U.S. stocks are sliding for a second straight day. Oil prices are also plunging for a second day, raising hopes of a pause in the rise in gasoline prices. U.S. benchmark crude oil fell $2.24, or 2.4 percent, to $92.98 per barrel in afternoon trading in New York, the second drop of 2 percent in two days.
- In the latest sign that inflation remains in check, consumer prices were flat in January from December for the second month in a row. The Labor Department says its consumer price index has risen 1.6 percent in the 12 months ending in January, down from a 2.9 percent pace a year ago.
- Business and labor groups have announced agreement on a key priority for an immigration overhaul bill: creating a new system to bring lower-skilled workers to the U.S. The Chamber of Commerce and the AFL-CIO reached consensus after weeks of closed-doors negotiations they were conducting at the request of two senators involved in crafting an immigration deal on Capitol Hill.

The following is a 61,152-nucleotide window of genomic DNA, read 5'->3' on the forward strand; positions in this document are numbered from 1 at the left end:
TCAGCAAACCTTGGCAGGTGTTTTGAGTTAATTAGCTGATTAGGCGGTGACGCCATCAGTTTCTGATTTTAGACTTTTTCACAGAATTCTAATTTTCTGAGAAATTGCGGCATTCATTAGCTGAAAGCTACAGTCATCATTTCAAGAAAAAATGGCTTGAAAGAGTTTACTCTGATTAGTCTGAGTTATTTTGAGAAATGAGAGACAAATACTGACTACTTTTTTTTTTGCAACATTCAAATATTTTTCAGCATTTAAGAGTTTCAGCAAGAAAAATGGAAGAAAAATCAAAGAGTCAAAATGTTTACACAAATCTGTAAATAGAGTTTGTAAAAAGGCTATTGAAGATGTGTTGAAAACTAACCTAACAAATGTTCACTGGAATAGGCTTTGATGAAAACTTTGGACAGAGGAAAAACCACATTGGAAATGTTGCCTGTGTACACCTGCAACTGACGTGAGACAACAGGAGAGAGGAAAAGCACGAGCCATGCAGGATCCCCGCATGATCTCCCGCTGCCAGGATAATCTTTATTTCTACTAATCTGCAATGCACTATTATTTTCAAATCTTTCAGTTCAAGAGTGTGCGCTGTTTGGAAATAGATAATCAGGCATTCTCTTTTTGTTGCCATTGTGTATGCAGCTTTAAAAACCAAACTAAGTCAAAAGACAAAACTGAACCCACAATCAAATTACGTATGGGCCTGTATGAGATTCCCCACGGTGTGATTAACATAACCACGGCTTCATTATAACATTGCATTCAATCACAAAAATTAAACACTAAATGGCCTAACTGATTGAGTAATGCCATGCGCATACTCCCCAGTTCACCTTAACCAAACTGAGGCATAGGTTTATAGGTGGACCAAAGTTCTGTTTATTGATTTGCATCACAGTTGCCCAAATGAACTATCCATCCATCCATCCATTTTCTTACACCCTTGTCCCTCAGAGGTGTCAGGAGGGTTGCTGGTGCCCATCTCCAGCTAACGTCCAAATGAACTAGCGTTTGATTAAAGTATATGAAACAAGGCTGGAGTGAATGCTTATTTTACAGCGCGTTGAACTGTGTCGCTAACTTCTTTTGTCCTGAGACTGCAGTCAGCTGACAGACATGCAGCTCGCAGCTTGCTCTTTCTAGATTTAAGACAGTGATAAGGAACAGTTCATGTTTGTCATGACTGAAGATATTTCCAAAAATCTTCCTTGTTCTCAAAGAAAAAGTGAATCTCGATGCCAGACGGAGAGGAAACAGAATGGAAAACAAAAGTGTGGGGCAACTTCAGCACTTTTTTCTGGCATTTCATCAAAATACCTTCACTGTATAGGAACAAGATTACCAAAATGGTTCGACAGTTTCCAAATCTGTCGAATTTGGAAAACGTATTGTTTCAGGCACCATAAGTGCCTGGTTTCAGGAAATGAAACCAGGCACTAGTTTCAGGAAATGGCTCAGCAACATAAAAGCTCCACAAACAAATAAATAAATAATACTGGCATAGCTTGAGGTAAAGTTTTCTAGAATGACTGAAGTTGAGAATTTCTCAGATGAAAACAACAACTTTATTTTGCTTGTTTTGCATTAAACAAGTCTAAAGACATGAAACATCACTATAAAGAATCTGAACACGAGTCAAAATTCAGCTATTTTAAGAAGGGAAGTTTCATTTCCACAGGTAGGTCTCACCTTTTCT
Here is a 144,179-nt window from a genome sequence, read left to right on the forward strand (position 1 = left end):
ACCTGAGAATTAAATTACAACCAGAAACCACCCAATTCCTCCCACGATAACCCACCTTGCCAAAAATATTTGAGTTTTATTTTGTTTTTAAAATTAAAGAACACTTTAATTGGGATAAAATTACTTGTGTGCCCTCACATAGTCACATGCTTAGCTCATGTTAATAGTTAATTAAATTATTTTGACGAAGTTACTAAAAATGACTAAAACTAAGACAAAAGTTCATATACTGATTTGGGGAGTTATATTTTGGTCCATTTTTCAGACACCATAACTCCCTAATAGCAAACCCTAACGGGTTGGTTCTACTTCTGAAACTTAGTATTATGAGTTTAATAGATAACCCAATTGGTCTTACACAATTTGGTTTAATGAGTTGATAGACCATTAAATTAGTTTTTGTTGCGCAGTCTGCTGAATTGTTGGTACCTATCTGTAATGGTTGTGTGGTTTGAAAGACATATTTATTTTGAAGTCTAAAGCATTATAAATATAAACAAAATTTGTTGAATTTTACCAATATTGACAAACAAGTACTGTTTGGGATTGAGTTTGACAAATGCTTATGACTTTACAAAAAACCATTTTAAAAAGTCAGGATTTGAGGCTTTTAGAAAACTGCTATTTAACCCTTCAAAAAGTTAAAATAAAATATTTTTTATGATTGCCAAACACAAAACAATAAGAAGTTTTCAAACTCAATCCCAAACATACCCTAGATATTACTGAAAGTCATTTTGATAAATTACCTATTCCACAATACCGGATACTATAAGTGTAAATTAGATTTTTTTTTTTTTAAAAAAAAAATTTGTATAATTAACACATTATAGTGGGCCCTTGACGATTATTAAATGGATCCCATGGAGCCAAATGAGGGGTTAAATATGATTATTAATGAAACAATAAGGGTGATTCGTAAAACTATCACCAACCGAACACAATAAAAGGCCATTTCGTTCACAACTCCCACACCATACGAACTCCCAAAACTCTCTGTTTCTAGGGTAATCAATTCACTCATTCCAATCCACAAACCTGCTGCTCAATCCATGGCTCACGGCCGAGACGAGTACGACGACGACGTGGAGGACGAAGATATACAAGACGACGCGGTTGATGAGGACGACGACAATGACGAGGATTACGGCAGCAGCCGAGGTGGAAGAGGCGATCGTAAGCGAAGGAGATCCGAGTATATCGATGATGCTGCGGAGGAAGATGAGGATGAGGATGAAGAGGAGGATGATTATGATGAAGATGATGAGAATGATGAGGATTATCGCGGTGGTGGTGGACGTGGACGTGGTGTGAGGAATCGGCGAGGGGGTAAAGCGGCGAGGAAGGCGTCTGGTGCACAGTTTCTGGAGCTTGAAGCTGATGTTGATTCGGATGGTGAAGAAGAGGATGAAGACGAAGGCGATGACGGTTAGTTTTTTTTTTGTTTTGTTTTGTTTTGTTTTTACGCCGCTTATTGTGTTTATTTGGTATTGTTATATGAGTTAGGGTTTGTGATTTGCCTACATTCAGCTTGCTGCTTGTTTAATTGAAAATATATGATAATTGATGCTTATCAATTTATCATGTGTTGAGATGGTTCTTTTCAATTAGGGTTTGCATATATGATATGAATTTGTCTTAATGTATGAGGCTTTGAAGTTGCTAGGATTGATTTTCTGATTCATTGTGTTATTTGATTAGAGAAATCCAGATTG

- Five of the biggest U.S. banks say they have cut struggling homeowners' mortgage balances by $19 billion, as part of a total $45.8 billion in relief provided under a landmark settlement over foreclosure abuses. A report today by the monitor of the settlement says more than 550,000 borrowers received some form of mortgage relief between March 1 and Dec. 31, 2012. That translates to almost $83,000 per homeowner.
- Ford says it will start making a turbocharged four-cylinder engine in Cleveland to keep up with growing demand in the U.S. The automaker will invest $200 million into its engine plant in Brook Park, Ohio, near Cleveland, and add 450 jobs starting next year. Ford now imports the motors from a plant in Spain.